Positively, and Uniquely, Thailand

 There are many unique features of life in Thailand that become harder and harder to discern over time. Most undertakings are distinctive adventures in the first several months of living here. Going to the movies or going to dinner always involves unexpected twists and turns.  I have decided to document some of Thailand's unique features since it is only a matter of time before they will become unnoticeable to me.

 From the showy lights and glitz of downtown Bangkok to the smallest rural village Thailand is a visual delight. 

 Let's start with going to the movies. Movie theatres offer excellent bargains, fluffy seats, yummy snacks, recent films, and the most excruciatingly loud sound systems and intolerably-cold air-conditioned temperatures I have ever experienced.  On the plus side of the blasting noise from the sound system, you can’t hear your teeth chattering.  An anthem for the King will be played with its accompanying video before the main show. The audience will stand until it is completed, take their seats and then in the past they would  begin to have full-volume conversations with each other or on their mobile phones while the movie played.  Now they are reminded to turn their mobile phones off before entering.  Hence, in the past, there was a real the need for the blaring soundtrack.  Now, it is a bit annoying, but in support of my adopted, and beloved Thailand, I found the same to be true the last time I visited the States.  In fact I stuffed small bits of wadded up napkin from the greasy popcorn in my ears.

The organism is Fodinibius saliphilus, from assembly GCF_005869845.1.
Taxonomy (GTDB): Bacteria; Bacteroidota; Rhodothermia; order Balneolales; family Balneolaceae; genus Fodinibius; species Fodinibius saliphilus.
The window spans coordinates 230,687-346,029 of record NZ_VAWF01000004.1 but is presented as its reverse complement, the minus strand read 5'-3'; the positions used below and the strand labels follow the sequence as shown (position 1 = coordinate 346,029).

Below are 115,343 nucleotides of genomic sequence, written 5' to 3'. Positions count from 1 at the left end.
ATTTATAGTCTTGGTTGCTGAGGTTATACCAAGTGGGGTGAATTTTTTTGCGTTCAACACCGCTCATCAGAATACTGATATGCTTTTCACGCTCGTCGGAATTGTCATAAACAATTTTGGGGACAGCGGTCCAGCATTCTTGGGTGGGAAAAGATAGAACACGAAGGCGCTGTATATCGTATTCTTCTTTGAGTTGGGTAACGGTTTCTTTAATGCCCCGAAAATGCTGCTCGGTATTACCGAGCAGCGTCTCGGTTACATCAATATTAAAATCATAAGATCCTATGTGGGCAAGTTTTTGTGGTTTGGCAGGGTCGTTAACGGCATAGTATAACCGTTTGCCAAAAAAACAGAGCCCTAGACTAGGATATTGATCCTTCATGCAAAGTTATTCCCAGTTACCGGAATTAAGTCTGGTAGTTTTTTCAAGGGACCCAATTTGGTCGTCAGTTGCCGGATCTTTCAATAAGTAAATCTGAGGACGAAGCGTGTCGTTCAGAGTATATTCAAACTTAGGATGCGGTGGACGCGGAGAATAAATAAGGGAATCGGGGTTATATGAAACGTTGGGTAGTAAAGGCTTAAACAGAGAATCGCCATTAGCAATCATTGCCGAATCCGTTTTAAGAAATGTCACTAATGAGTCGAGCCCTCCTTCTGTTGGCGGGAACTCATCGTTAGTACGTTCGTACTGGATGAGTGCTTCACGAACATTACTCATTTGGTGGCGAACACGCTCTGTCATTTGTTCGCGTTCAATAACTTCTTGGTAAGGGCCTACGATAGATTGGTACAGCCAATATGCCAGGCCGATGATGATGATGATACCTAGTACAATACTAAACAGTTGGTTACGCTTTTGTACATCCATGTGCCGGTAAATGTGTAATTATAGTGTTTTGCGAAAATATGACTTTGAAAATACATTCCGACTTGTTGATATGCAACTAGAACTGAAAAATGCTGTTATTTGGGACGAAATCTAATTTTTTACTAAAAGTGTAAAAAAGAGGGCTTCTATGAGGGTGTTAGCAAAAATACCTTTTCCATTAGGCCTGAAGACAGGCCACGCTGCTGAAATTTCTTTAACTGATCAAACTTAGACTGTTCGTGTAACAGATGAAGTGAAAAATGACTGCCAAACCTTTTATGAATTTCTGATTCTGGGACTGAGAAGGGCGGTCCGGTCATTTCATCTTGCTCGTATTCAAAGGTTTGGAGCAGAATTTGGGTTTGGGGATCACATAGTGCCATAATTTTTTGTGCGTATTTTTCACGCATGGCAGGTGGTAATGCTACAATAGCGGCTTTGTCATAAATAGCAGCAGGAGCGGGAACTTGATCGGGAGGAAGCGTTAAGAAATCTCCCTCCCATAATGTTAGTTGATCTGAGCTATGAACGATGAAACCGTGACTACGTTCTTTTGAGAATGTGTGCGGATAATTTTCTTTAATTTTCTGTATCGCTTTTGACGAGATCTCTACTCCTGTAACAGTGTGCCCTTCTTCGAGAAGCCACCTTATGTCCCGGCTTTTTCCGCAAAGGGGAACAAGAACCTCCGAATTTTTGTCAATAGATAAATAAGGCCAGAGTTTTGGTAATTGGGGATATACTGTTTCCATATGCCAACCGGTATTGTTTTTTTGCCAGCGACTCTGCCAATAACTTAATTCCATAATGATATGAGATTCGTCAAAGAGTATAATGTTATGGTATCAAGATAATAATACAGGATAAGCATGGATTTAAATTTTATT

Another unique feature of Thailand is the 'nasal refresher/inhaler.' People like to carry around little Chapstick sized tubes of menthol or herb scented powder or liquid with them. When the surrounding air gets stinky or they simply wish to smell something nice and feel refreshed, they hold up their tube to their noses and take a good sniff. And from the smiling, spaced out expressions on their faces you begin to suspect that those little nasal tubes just may contain something more potent. Must admit that I have become an addict myself and have them scattered all over the house for a quick nasal fix.

Next, on to the platform shoe as this is the cornerstone of many a Thai female's wardrobe. I am no fashion guru but for me the platform shoes of Thailand are some of the silliest things out there and looking at them makes my feet hurt even though I am not into drag. Sure, women do tend to run on the shorter side here but strapping on six-inch disco inspired footwear seems a bit drastic. Driving while talking on a mobile phone or wearing platform shoes may soon become illegal in Thailand. This should be a good indicator of just how gargantuan some of this footwear can be.